Every time the water turns back, past my ankles and into the opening mouth of a coming wave, it pulls away the sand under my heels, digging little depressions for me to sink back into. The longer I stand, the further entrenched I become. It’s as if I am fighting back the pull of water; the longer it pulls, the deeper I plant myself into the sand.
I always come back to this.
It is the day after Christmas, and my father and I are standing ankle-deep in the Pacific Ocean and talking about heat transfer and temperature. Did you know that if you stood in a room where the air temperature was 34 degrees, but the walls were 80 degrees, you would feel warm? It takes a specialized temperature control set up, but scientists have tried it and it works. It has to do with radiative versus conductive heat.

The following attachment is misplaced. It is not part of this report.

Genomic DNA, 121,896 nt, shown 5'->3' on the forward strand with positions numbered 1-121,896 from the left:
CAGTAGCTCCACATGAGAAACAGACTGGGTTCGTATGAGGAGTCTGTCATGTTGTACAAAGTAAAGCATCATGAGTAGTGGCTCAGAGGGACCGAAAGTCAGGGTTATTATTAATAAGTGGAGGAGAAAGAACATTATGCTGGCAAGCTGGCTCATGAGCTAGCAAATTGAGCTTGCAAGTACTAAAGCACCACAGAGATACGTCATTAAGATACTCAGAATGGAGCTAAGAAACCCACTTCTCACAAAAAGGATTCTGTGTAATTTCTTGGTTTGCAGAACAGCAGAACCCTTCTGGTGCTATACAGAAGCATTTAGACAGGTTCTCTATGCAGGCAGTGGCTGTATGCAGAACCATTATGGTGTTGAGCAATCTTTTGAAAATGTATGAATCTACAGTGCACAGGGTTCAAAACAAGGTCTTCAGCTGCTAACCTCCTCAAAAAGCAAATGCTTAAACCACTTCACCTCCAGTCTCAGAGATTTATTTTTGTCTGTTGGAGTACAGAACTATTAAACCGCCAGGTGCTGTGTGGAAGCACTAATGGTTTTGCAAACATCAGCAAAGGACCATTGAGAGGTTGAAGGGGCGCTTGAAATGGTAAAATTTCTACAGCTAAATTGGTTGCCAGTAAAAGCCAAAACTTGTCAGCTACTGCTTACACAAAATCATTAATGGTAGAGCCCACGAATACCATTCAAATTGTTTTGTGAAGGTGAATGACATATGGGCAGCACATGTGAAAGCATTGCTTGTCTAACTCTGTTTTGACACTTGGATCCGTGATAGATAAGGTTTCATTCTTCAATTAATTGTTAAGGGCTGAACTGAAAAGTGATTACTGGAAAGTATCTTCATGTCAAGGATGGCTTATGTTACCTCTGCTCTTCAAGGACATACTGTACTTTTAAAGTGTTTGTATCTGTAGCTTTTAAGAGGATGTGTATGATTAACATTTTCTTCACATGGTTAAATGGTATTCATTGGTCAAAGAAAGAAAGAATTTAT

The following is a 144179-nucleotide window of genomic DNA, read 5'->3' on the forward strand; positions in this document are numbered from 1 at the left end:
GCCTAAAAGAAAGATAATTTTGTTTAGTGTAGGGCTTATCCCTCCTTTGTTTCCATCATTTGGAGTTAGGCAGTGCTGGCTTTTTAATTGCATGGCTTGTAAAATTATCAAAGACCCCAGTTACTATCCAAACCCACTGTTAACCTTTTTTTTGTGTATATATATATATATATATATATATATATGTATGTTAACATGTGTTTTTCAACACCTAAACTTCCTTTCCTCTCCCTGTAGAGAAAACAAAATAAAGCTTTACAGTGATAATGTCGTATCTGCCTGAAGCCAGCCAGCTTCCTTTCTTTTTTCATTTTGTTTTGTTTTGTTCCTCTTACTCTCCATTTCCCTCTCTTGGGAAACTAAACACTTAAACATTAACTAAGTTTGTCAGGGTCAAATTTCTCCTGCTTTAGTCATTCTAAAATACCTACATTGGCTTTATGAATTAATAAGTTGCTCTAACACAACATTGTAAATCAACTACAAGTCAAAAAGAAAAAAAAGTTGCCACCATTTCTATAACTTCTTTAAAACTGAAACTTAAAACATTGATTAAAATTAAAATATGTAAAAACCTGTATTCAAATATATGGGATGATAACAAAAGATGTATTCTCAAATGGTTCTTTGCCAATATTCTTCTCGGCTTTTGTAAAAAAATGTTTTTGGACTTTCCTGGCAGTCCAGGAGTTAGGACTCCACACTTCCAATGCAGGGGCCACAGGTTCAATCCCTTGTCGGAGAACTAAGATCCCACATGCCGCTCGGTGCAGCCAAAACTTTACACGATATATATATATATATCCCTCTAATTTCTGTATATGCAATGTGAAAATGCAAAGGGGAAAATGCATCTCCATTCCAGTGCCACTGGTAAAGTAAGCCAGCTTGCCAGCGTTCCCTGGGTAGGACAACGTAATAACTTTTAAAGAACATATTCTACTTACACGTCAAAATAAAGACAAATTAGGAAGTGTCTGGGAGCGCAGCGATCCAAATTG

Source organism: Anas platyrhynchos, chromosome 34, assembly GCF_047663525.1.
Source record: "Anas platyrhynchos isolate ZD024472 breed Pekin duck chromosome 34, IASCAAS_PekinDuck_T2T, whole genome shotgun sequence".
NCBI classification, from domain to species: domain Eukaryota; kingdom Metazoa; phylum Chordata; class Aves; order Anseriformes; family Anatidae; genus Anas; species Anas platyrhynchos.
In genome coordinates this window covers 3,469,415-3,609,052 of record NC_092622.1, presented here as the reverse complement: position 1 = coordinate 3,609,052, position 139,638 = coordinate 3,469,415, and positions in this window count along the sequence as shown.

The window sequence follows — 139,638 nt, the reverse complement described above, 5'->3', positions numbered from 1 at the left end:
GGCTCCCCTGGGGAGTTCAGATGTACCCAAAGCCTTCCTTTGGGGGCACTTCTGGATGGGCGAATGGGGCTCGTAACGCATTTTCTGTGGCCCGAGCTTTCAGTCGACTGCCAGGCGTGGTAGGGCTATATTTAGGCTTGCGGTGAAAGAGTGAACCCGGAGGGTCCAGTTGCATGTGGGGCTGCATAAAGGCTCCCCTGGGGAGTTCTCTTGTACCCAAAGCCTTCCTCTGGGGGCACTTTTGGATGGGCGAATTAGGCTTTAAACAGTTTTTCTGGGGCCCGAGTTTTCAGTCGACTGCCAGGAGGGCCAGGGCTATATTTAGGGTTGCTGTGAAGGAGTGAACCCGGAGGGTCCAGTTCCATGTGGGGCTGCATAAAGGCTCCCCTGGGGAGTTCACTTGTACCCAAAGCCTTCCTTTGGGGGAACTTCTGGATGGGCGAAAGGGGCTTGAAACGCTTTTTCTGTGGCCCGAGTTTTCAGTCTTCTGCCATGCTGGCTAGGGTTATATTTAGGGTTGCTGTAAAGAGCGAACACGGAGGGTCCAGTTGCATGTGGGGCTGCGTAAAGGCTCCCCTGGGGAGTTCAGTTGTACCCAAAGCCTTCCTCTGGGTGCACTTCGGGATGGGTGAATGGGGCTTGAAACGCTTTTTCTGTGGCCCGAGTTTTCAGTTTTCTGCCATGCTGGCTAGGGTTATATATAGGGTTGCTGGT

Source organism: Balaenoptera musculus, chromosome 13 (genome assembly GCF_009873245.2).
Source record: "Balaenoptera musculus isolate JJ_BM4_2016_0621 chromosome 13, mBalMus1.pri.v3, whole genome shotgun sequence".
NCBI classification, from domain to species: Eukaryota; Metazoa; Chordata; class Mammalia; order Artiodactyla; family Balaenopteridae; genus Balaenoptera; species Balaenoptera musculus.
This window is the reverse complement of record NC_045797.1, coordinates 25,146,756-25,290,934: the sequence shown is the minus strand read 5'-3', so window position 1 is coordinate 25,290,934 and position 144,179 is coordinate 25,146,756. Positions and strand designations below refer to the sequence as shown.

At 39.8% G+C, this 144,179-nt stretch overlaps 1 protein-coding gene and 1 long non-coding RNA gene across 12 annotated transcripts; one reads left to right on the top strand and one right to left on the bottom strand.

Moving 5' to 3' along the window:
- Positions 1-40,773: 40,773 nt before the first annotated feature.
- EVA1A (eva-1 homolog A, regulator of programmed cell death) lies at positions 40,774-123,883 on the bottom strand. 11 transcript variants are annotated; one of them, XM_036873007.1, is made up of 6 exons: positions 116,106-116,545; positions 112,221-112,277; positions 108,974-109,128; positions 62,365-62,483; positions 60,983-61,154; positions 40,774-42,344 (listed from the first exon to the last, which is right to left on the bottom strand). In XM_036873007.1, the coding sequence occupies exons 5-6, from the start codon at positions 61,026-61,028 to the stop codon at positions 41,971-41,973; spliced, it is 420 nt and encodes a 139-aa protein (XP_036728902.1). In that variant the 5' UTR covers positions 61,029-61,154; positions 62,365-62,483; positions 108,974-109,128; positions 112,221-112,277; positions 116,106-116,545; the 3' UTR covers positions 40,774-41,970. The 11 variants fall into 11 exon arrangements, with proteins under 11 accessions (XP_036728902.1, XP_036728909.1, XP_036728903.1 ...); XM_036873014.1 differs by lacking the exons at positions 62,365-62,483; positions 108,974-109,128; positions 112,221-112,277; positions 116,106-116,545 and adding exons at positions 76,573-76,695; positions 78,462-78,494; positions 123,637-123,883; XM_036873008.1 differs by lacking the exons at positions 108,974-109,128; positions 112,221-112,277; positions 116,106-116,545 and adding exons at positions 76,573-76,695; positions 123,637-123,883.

I wonder what it would be like to live in perpetual sun again.
The ocean tugs at my ankles; I am aware of the metaphor. It pulls me westward, homeward, California-bound. I am surprised to hear myself say, homeward. I lived here for seventeen years. And then I stopped. But here I am, fifteen years later, and the word comes, unbidden. Home.